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Effective MPAs: Essential tools for strengthening ocean health

© Conservation International/photo by Keith Lawrence

It is now undeniable that marine protected areas (MPAs) provide a very powerful tool to make oceans healthier.  Unfortunately, not enough area has been protected and most of the existing MPAs don’t work as well as they could for national or global benefits to yet be fully realized. 

Areas designated as MPAs are intended as refuges from overfishing and habitat destruction, and can also serve as sources to support or replenish fisheries, biodiversity and other ecological and economic benefits outside their boundaries. By supporting healthier natural communities inside their boundaries, they can also provide a buffer against other pressures that affect coastal marine areas worldwide, such as pollution, climate change, and invasive species. More than 10,000 MPAs exist, but only about 2.3% of the world’s oceans are fully protected from extractive activities, compared to the Convention on Biological Diversity’s goal of protecting 10% by 2020. Many scientists and the 2003 World Parks Congress recommended that the ultimate goal should be 30%. Most protected areas are actually only partially protected, allowing a range of human uses, including many types of fishing.

© Conservation International/photo by Sterling Zumbrunn

Even in fully protected MPAs, a key problem is that many are too small to protect most species. For very large MPAs, such as the huge remote MPAs created in the last decade in the Hawaiian Islands, Phoenix Islands, Cook Islands and elsewhere that make up about 60% of currently protected marine area, effective enforcement rather than size is the main problem.  Some of the largest MPAs have been created by small island nations that lack the money, ships and other resources needed to patrol oceanic areas up to 1 million sq. km or more.

 As these cases show, mere designation of an area as protected accomplishes little.  A recent study of 87 globally-distributed MPAs (Edgar et al. 2014) identified  five features necessary for success: full protection (no take), effective enforcement, age greater than 10 years, area greater than 100 sq km , and location isolated from other areas by deep water or sand.  Unfortunately, MPAs needed four or five of those features to be effective.  Those with three or less provided essentially no conservation value and were not ecologically distinguishable from fished sites.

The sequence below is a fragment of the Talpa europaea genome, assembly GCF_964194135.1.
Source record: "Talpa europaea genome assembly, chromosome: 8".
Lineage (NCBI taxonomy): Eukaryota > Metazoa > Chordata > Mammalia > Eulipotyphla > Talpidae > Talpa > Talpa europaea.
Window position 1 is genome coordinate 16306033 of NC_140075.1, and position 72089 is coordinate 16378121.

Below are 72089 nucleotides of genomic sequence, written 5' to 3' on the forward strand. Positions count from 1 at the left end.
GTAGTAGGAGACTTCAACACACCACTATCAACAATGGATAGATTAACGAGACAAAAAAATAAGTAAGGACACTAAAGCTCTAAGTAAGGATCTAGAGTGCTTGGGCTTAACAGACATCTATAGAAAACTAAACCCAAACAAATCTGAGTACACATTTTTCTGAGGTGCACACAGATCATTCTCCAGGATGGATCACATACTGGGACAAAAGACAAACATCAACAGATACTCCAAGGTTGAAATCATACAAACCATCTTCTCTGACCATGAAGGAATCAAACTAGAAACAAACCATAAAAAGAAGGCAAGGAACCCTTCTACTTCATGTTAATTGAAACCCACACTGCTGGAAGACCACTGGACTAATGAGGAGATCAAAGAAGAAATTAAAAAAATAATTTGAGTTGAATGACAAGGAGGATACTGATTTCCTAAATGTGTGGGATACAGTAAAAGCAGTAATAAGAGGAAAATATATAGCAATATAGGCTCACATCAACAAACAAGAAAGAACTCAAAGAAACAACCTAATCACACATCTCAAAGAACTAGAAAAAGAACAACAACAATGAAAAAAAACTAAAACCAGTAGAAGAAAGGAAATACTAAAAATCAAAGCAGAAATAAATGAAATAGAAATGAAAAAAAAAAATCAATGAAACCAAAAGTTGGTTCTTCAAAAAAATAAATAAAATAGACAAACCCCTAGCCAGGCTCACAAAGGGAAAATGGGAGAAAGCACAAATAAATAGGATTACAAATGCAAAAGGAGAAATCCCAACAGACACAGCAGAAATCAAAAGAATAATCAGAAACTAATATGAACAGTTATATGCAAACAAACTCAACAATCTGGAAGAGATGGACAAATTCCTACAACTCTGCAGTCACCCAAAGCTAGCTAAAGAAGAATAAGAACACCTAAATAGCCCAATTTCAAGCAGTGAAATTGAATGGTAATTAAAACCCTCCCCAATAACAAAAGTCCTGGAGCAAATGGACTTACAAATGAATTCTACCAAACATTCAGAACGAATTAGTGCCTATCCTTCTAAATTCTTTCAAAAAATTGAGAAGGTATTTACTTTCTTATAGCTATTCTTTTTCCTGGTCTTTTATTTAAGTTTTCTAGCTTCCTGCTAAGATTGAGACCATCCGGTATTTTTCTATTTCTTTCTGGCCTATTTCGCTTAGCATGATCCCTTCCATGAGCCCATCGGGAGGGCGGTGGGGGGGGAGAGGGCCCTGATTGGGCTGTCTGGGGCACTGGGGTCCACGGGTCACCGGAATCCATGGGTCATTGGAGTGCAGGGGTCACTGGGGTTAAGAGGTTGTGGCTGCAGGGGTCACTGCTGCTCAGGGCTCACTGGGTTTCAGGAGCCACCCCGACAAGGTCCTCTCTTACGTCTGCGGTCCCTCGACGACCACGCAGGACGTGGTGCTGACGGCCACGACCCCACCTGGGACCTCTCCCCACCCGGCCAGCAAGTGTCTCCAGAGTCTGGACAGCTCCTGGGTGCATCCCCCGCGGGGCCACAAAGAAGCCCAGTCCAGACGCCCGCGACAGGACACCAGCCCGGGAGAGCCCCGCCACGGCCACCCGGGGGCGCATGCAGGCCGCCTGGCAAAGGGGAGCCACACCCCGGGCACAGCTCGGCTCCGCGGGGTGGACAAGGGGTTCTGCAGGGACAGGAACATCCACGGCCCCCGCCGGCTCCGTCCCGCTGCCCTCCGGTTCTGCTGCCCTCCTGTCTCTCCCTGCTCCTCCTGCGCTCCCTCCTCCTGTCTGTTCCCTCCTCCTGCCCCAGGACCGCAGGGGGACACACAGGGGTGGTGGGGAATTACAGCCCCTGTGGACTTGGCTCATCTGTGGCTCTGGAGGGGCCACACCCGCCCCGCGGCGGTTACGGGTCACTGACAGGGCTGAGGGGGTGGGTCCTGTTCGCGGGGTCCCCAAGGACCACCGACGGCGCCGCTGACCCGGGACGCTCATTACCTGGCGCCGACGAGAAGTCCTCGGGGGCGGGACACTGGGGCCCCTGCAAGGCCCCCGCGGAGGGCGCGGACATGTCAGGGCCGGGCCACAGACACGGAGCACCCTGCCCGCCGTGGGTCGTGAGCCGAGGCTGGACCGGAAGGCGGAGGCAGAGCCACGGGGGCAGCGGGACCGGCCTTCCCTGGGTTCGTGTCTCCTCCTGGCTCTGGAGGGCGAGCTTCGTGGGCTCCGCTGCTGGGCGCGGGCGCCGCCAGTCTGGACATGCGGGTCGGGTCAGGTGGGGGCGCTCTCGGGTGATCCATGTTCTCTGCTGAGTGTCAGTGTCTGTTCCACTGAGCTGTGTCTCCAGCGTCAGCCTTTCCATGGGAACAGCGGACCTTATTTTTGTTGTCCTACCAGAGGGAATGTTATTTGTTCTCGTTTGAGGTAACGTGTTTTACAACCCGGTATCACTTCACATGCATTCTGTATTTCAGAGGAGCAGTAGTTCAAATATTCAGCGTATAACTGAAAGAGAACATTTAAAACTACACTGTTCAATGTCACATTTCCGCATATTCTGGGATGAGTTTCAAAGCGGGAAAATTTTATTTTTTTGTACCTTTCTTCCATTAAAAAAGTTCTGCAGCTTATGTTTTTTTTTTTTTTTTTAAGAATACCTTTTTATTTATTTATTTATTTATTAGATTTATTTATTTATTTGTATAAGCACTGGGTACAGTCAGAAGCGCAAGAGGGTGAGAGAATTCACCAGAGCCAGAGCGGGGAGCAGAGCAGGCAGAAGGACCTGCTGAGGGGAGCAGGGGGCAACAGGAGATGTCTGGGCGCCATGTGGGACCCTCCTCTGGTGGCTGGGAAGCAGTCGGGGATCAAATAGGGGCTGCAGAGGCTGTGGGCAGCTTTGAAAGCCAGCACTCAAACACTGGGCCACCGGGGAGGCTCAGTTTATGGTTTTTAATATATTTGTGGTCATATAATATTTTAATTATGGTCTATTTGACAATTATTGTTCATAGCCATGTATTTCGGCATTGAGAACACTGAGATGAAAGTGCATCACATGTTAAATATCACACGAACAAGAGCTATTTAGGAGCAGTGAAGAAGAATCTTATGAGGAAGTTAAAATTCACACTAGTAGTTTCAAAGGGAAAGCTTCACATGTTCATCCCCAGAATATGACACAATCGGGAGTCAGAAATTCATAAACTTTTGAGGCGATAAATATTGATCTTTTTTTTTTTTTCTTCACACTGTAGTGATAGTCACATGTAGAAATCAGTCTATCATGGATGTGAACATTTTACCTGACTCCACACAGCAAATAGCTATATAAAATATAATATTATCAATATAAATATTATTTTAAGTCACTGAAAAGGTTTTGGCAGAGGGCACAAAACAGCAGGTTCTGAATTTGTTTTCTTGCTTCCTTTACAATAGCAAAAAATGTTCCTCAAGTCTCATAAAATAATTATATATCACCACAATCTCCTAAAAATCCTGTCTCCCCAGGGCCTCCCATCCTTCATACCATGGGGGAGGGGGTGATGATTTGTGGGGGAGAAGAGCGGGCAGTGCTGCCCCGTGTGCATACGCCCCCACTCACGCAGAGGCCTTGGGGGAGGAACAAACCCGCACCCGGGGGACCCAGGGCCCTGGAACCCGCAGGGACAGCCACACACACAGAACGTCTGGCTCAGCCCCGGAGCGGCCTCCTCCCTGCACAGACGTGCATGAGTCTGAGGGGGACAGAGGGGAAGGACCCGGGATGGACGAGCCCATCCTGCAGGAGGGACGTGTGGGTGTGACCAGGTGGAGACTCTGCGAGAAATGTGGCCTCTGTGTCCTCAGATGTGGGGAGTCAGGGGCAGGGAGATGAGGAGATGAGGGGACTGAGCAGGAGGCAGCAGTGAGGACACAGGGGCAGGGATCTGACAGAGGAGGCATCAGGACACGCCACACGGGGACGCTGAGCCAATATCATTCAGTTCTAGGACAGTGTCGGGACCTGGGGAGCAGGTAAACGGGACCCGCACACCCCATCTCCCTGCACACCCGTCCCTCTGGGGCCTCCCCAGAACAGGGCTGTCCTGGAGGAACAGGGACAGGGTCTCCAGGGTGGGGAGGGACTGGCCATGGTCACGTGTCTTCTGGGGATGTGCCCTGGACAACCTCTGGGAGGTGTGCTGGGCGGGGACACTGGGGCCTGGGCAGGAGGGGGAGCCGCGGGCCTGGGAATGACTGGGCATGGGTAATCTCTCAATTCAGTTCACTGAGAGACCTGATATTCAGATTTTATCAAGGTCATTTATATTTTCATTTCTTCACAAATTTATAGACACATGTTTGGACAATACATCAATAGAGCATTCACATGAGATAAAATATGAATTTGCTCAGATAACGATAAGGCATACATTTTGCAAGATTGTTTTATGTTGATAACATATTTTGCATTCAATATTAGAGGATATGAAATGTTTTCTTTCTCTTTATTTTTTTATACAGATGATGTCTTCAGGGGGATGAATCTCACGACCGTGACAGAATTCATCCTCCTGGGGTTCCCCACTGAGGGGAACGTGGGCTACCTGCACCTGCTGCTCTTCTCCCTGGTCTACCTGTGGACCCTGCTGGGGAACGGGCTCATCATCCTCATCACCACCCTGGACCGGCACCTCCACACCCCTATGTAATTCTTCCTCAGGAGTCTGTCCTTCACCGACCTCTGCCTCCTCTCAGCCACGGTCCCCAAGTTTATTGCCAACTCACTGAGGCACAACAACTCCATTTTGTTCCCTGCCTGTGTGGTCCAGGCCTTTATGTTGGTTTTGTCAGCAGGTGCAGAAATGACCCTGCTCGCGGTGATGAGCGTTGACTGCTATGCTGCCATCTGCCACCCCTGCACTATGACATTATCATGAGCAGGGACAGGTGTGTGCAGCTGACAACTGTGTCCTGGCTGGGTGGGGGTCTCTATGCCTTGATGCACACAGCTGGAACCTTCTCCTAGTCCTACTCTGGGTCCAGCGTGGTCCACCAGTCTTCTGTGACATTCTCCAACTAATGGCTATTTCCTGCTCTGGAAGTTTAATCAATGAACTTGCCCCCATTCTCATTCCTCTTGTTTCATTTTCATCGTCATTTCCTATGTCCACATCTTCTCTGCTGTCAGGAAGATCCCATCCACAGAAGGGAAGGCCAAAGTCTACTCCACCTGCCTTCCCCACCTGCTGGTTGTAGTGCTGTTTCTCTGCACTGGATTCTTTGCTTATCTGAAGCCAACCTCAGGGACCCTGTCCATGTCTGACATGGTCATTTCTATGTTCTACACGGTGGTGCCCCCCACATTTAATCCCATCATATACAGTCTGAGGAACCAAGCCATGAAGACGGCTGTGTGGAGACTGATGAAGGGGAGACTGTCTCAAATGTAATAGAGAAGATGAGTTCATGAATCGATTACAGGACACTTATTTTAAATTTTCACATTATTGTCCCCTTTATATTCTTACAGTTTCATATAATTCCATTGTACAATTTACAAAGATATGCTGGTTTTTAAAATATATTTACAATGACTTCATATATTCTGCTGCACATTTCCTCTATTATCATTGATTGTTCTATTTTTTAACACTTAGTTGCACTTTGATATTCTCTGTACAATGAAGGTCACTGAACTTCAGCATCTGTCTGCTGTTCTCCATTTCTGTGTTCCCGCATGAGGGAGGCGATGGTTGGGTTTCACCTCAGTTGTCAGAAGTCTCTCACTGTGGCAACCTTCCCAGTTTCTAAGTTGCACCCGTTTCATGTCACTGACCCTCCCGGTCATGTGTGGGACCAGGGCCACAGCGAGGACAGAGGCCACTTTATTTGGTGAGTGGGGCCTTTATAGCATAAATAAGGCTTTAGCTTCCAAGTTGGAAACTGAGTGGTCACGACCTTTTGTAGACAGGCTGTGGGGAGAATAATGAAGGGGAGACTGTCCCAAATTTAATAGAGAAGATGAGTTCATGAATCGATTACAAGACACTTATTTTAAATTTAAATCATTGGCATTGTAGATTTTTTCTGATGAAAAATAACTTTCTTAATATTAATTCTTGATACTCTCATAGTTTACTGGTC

© Keith Ellenbogen

Those features will be important guides for creating the many more—and more effective-- MPAs that will be needed to reach the goal of protecting a minimum of 10% of representative ocean ecosystems.  Choosing appropriate sizes and locations will satisfy the key geographical requirements, especially if networks of ecologically related areas can be configured.  Establishing and enforcing full no-take protection is harder, because it requires political leadership and money.  Leadership must be strong and visionary, because although the costs of protection are immediate, the benefits are not.  Benefits usually only begin to appear after marine populations rebound, which can often take 5 or 10 years.  Presidents and ministers who create MPAs and manage them properly are making an investment in the future health of their countries’ citizens---both human and marine.   

For that reason, time may be the most important of the five key features identified by Edgar and his colleagues.  Absent protection, marine populations are more robust now than they will be in the future, so protecting them now will provide the strongest foundation for MPA success.  Equally important, since MPAs need at least 10 years for their benefits to become significant, the sooner they are created, the sooner those benefits will flow.

Benjamin S. Halpern
Professor, Bren School of Environmental Science and Management
UCSB, Santa Barbara, CA

Chair in Marine Conservation, Imperial College London
Grand Challenges in Ecosystems and the Environment

Director, Center for Marine Assessment and Planning (CMAP)

Senior Fellow, UN Environment Programme- World Conservation Monitoring Center (UNEP-WCMC)

Research Biologist, National Center for Ecogical Aanalysis and Synthesis